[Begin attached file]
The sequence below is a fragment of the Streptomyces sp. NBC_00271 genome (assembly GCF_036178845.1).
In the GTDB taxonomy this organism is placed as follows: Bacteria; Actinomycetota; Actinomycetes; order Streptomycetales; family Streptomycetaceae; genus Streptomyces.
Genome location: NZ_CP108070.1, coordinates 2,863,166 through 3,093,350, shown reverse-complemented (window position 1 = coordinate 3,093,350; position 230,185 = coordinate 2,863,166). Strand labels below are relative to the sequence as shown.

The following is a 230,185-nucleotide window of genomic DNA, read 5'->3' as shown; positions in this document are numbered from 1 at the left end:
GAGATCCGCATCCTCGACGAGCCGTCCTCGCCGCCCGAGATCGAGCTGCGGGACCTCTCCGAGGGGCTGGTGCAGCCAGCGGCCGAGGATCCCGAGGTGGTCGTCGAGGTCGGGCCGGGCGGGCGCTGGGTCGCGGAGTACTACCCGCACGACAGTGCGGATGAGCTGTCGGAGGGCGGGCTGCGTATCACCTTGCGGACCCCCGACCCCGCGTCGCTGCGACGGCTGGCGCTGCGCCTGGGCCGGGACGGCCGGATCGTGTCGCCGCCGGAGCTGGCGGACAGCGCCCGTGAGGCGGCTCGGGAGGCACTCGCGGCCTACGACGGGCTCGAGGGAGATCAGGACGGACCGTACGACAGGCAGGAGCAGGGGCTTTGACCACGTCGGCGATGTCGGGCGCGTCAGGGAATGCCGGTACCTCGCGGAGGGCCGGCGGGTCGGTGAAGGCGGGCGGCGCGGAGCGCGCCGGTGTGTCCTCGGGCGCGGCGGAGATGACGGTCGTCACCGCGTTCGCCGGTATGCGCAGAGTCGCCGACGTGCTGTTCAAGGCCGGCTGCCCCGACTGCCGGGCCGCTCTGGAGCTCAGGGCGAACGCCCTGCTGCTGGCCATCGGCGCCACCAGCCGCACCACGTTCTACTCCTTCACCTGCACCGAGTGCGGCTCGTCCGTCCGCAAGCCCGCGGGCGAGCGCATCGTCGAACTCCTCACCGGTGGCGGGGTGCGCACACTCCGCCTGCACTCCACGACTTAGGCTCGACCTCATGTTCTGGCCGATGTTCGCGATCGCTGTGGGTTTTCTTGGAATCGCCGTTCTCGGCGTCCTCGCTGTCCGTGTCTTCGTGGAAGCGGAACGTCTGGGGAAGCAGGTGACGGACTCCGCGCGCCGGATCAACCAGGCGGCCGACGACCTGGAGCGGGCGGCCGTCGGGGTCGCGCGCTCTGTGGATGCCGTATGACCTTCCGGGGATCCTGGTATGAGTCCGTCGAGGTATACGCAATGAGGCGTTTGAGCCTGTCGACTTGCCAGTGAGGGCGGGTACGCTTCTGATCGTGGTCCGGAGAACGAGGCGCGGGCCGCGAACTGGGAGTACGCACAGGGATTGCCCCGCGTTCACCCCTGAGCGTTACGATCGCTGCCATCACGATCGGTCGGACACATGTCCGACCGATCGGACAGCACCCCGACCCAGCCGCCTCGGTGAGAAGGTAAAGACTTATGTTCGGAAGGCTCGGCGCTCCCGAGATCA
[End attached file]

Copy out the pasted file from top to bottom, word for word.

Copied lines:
The sequence below is a fragment of the Streptomyces sp. NBC_00271 genome (assembly GCF_036178845.1).
In the GTDB taxonomy this organism is placed as follows: Bacteria; Actinomycetota; Actinomycetes; order Streptomycetales; family Streptomycetaceae; genus Streptomyces.
Genome location: NZ_CP108070.1, coordinates 2,863,166 through 3,093,350, shown reverse-complemented (window position 1 = coordinate 3,093,350; position 230,185 = coordinate 2,863,166). Strand labels below are relative to the sequence as shown.

The following is a 230,185-nucleotide window of genomic DNA, read 5'->3' as shown; positions in this document are numbered from 1 at the left end:
GAGATCCGCATCCTCGACGAGCCGTCCTCGCCGCCCGAGATCGAGCTGCGGGACCTCTCCGAGGGGCTGGTGCAGCCAGCGGCCGAGGATCCCGAGGTGGTCGTCGAGGTCGGGCCGGGCGGGCGCTGGGTCGCGGAGTACTACCCGCACGACAGTGCGGATGAGCTGTCGGAGGGCGGGCTGCGTATCACCTTGCGGACCCCCGACCCCGCGTCGCTGCGACGGCTGGCGCTGCGCCTGGGCCGGGACGGCCGGATCGTGTCGCCGCCGGAGCTGGCGGACAGCGCCCGTGAGGCGGCTCGGGAGGCACTCGCGGCCTACGACGGGCTCGAGGGAGATCAGGACGGACCGTACGACAGGCAGGAGCAGGGGCTTTGACCACGTCGGCGATGTCGGGCGCGTCAGGGAATGCCGGTACCTCGCGGAGGGCCGGCGGGTCGGTGAAGGCGGGCGGCGCGGAGCGCGCCGGTGTGTCCTCGGGCGCGGCGGAGATGACGGTCGTCACCGCGTTCGCCGGTATGCGCAGAGTCGCCGACGTGCTGTTCAAGGCCGGCTGCCCCGACTGCCGGGCCGCTCTGGAGCTCAGGGCGAACGCCCTGCTGCTGGCCATCGGCGCCACCAGCCGCACCACGTTCTACTCCTTCACCTGCACCGAGTGCGGCTCGTCCGTCCGCAAGCCCGCGGGCGAGCGCATCGTCGAACTCCTCACCGGTGGCGGGGTGCGCACACTCCGCCTGCACTCCACGACTTAGGCTCGACCTCATGTTCTGGCCGATGTTCGCGATCGCTGTGGGTTTTCTTGGAATCGCCGTTCTCGGCGTCCTCGCTGTCCGTGTCTTCGTGGAAGCGGAACGTCTGGGGAAGCAGGTGACGGACTCCGCGCGCCGGATCAACCAGGCGGCCGACGACCTGGAGCGGGCGGCCGTCGGGGTCGCGCGCTCTGTGGATGCCGTATGACCTTCCGGGGATCCTGGTATGAGTCCGTCGAGGTATACGCAATGAGGCGTTTGAGCCTGTCGACTTGCCAGTGAGGGCGGGTACGCTTCTGATCGTGGTCCGGAGAACGAGGCGCGGGCCGCGAACTGGGAGTACGCACAGGGATTGCCCCGCGTTCACCCCTGAGCGTTACGATCGCTGCCATCACGATCGGTCGGACACATGTCCGACCGATCGGACAGCACCCCGACCCAGCCGCCTCGGTGAGAAGGTAAAGACTTATGTTCGGAAGGCTCGGCGCTCCCGAGATCA